Wednesday September 28, 2016; 12:18 am EDT
Unraveling the Equation of Time
A lot of factors explain this puzzle
Summer solstice is still more than a week away, but the sun rises its earliest of the year just before 5:40 Monday the 14th. While solstice is the longest day of the year, it marks neither the earliest sunrise nor the latest sunset, which falls a week after solstice. This is due to several interacting factors cumulatively called the Equation of Time.
Earth spins on its 231x2-degree tilt of rotational axis, which causes the changing seasons. It also affects the time of day that the sun crests the horizon from place to place. As we approach one solstice or the other, the North and South Poles are each bathed in either non-stop light or non-stop darkness for days on end. Clearly our time of sunrise and sunset here in Chesapeake Country in no way correlates to those places.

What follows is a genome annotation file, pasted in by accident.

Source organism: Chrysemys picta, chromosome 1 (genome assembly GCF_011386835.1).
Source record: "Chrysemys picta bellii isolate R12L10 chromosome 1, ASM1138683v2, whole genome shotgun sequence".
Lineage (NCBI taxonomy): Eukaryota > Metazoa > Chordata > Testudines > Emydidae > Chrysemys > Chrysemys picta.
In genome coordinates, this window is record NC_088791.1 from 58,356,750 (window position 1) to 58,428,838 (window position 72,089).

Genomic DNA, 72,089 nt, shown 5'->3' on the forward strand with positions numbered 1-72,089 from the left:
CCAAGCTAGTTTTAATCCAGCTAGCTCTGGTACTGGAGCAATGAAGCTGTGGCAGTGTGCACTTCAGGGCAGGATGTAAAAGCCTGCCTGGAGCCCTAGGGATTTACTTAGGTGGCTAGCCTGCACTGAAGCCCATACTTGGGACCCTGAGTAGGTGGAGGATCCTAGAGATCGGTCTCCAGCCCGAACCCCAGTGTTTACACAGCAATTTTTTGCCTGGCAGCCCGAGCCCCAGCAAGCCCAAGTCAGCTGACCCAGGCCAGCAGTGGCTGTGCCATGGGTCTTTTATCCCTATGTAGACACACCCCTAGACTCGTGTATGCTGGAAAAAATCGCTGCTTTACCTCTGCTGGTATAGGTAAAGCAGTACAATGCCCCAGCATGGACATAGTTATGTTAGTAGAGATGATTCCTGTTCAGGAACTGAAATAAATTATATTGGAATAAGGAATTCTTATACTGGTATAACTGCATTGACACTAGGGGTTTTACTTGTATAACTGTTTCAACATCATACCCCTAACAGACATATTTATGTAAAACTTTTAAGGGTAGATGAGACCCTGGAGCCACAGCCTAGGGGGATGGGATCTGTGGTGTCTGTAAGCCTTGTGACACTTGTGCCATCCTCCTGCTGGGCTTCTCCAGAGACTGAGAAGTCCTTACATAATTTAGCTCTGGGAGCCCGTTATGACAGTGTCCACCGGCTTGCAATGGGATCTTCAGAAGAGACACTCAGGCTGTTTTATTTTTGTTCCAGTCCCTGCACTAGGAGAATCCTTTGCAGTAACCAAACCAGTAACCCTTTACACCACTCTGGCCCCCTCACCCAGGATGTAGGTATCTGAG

Additionally, rather than a circle, Earth’s orbit around the sun is elliptical and oblong, like an egg. Summer and winter solstice more or less correspond to the egg’s bottom and top. Right now, as Earth approaches its farthest point from the sun, our orbit is near the more shallow bottom of the egg. Around winter solstice, when earth is about its closest to the sun, it is at the egg’s more sharply curved top. Like a race car on a banked curve, Earth slows down when entering these turns and accelerates coming out of them.
A solar day, the time it takes Earth to make a full 360-degree rotation, is typically 23 hours and 56 minutes. But as Earth approaches either end of the figurative egg, the planet’s rotational speed changes, subtly altering the length of a solar day.
Finally, there’s the difference between a solar day and our 24-hour day. In clock time, any day is divided by 12 noon. Solar noon, however, is when the sun reaches its zenith overhead, which changes day to day. While the longest day is measured from sunrise to sunset, the earliest sunrise is measured as the elapsed time from sunrise to 12 noon, not solar noon.